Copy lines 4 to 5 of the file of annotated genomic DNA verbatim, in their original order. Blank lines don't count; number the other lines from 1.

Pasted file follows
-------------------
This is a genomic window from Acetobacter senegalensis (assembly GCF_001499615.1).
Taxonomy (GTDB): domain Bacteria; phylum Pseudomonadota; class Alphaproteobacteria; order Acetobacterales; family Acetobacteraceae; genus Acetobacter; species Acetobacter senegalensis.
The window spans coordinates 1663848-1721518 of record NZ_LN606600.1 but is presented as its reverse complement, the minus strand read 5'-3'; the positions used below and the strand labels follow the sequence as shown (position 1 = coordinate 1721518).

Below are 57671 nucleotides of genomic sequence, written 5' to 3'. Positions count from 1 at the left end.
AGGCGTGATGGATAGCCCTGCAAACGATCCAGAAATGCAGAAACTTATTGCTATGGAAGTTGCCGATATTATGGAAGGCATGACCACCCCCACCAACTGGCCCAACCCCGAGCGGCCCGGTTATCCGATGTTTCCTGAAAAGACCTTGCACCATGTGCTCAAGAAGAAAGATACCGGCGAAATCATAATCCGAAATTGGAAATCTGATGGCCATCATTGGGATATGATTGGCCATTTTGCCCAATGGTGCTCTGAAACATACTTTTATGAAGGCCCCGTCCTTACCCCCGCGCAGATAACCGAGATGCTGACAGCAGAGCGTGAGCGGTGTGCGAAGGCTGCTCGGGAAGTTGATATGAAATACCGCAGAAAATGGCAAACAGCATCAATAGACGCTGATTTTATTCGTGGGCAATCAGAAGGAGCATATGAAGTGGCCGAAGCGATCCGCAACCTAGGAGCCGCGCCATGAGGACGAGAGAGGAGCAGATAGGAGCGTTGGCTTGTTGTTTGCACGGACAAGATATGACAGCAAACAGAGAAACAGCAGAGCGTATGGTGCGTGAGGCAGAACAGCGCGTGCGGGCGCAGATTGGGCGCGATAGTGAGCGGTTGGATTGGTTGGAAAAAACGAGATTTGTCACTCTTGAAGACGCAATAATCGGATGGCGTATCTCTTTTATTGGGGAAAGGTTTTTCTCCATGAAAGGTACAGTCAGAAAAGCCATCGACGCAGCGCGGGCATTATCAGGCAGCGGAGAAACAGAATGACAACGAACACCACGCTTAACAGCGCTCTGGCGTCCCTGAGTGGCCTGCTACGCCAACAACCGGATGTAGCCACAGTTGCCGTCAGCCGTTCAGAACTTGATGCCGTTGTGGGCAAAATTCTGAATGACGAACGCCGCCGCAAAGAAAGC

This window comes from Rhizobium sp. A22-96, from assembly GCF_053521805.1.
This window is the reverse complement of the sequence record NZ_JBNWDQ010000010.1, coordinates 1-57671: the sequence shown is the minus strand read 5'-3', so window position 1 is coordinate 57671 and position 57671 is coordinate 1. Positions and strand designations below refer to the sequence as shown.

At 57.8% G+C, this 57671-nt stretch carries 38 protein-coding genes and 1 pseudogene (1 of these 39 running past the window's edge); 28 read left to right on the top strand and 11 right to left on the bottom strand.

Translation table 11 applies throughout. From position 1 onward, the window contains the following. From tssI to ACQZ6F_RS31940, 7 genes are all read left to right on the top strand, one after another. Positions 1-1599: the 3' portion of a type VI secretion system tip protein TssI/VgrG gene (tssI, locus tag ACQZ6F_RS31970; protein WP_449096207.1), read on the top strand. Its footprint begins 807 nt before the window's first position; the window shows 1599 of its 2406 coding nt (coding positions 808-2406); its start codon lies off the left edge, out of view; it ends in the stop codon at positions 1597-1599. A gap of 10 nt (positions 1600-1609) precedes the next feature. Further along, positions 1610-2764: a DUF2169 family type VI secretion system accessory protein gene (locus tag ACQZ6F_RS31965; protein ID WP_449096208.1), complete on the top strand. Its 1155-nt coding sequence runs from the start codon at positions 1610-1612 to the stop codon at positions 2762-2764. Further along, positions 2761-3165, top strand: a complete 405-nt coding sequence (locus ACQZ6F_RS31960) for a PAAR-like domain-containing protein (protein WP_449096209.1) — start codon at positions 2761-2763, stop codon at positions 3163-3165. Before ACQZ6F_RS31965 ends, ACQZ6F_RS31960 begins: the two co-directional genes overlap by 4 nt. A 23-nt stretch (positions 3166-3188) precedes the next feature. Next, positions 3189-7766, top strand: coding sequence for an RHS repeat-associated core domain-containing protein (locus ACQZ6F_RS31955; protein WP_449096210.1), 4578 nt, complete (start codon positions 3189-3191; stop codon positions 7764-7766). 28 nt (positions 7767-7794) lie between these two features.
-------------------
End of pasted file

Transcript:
Below are 57671 nucleotides of genomic sequence, written 5' to 3'. Positions count from 1 at the left end.
AGGCGTGATGGATAGCCCTGCAAACGATCCAGAAATGCAGAAACTTATTGCTATGGAAGTTGCCGATATTATGGAAGGCATGACCACCCCCACCAACTGGCCCAACCCCGAGCGGCCCGGTTATCCGATGTTTCCTGAAAAGACCTTGCACCATGTGCTCAAGAAGAAAGATACCGGCGAAATCATAATCCGAAATTGGAAATCTGATGGCCATCATTGGGATATGATTGGCCATTTTGCCCAATGGTGCTCTGAAACATACTTTTATGAAGGCCCCGTCCTTACCCCCGCGCAGATAACCGAGATGCTGACAGCAGAGCGTGAGCGGTGTGCGAAGGCTGCTCGGGAAGTTGATATGAAATACCGCAGAAAATGGCAAACAGCATCAATAGACGCTGATTTTATTCGTGGGCAATCAGAAGGAGCATATGAAGTGGCCGAAGCGATCCGCAACCTAGGAGCCGCGCCATGAGGACGAGAGAGGAGCAGATAGGAGCGTTGGCTTGTTGTTTGCACGGACAAGATATGACAGCAAACAGAGAAACAGCAGAGCGTATGGTGCGTGAGGCAGAACAGCGCGTGCGGGCGCAGATTGGGCGCGATAGTGAGCGGTTGGATTGGTTGGAAAAAACGAGATTTGTCACTCTTGAAGACGCAATAATCGGATGGCGTATCTCTTTTATTGGGGAAAGGTTTTTCTCCATGAAAGGTACAGTCAGAAAAGCCATCGACGCAGCGCGGGCATTATCAGGCAGCGGAGAAACAGAATGACAACGAACACCACGCTTAACAGCGCTCTGGCGTCCCTGAGTGGCCTGCTACGCCAACAACCGGATGTAGCCACAGTTGCCGTCAGCCGTTCAGAACTTGATGCCGTTGTGGGCAAAATTCTGAATGACGAACGCCGCCGCAAAGAAAGC